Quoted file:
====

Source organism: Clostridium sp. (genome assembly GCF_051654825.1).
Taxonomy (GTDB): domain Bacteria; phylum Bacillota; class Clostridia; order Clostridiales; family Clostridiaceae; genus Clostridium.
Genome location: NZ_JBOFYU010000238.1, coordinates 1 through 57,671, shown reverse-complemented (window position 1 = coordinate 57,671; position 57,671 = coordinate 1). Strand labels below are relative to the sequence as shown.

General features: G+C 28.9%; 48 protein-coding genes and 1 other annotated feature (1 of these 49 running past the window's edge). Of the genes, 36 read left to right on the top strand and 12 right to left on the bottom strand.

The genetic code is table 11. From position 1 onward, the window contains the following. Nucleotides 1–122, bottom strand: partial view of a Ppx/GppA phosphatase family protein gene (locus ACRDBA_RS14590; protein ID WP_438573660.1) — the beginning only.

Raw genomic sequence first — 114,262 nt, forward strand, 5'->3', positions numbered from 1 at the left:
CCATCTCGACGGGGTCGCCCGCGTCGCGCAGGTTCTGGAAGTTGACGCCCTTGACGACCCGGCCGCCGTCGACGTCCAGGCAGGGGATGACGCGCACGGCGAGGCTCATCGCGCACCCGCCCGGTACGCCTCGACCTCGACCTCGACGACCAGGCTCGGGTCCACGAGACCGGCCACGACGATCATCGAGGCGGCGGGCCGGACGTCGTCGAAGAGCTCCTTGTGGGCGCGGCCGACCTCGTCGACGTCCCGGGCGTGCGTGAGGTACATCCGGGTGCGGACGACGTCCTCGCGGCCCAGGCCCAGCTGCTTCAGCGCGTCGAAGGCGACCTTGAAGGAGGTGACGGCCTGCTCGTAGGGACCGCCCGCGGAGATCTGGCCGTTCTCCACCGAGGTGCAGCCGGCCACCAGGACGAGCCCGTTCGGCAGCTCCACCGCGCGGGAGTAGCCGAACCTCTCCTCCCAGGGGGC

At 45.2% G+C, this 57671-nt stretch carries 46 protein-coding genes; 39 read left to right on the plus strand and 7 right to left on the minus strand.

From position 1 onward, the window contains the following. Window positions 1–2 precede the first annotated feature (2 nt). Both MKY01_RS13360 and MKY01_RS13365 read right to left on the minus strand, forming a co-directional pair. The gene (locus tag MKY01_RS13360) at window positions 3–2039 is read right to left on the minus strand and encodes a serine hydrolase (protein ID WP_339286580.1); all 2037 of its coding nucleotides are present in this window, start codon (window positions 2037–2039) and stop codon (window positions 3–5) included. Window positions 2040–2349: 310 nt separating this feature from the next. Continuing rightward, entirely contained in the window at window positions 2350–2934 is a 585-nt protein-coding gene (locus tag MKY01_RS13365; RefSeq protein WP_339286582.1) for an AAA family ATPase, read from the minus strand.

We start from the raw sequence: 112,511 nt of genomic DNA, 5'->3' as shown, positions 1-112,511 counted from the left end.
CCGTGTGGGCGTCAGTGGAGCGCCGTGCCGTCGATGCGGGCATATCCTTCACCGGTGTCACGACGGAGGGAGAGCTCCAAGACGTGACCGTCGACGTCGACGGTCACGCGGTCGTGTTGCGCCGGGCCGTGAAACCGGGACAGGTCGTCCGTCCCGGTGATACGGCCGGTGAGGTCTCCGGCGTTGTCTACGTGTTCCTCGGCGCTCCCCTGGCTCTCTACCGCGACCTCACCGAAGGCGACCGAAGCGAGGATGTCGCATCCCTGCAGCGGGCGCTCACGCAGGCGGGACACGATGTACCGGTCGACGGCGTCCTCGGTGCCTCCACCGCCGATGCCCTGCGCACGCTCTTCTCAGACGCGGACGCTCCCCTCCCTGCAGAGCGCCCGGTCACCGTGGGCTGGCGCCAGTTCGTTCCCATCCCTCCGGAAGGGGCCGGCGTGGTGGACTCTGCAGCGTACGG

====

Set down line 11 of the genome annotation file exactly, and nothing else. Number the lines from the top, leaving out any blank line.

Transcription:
CCGTGTGGGCGTCAGTGGAGCGCCGTGCCGTCGATGCGGGCATATCCTTCACCGGTGTCACGACGGAGGGAGAGCTCCAAGACGTGACCGTCGACGTCGACGGTCACGCGGTCGTGTTGCGCCGGGCCGTGAAACCGGGACAGGTCGTCCGTCCCGGTGATACGGCCGGTGAGGTCTCCGGCGTTGTCTACGTGTTCCTCGGCGCTCCCCTGGCTCTCTACCGCGACCTCACCGAAGGCGACCGAAGCGAGGATGTCGCATCCCTGCAGCGGGCGCTCACGCAGGCGGGACACGATGTACCGGTCGACGGCGTCCTCGGTGCCTCCACCGCCGATGCCCTGCGCACGCTCTTCTCAGACGCGGACGCTCCCCTCCCTGCAGAGCGCCCGGTCACCGTGGGCTGGCGCCAGTTCGTTCCCATCCCTCCGGAAGGGGCCGGCGTGGTGGACTCTGCAGCGTACGG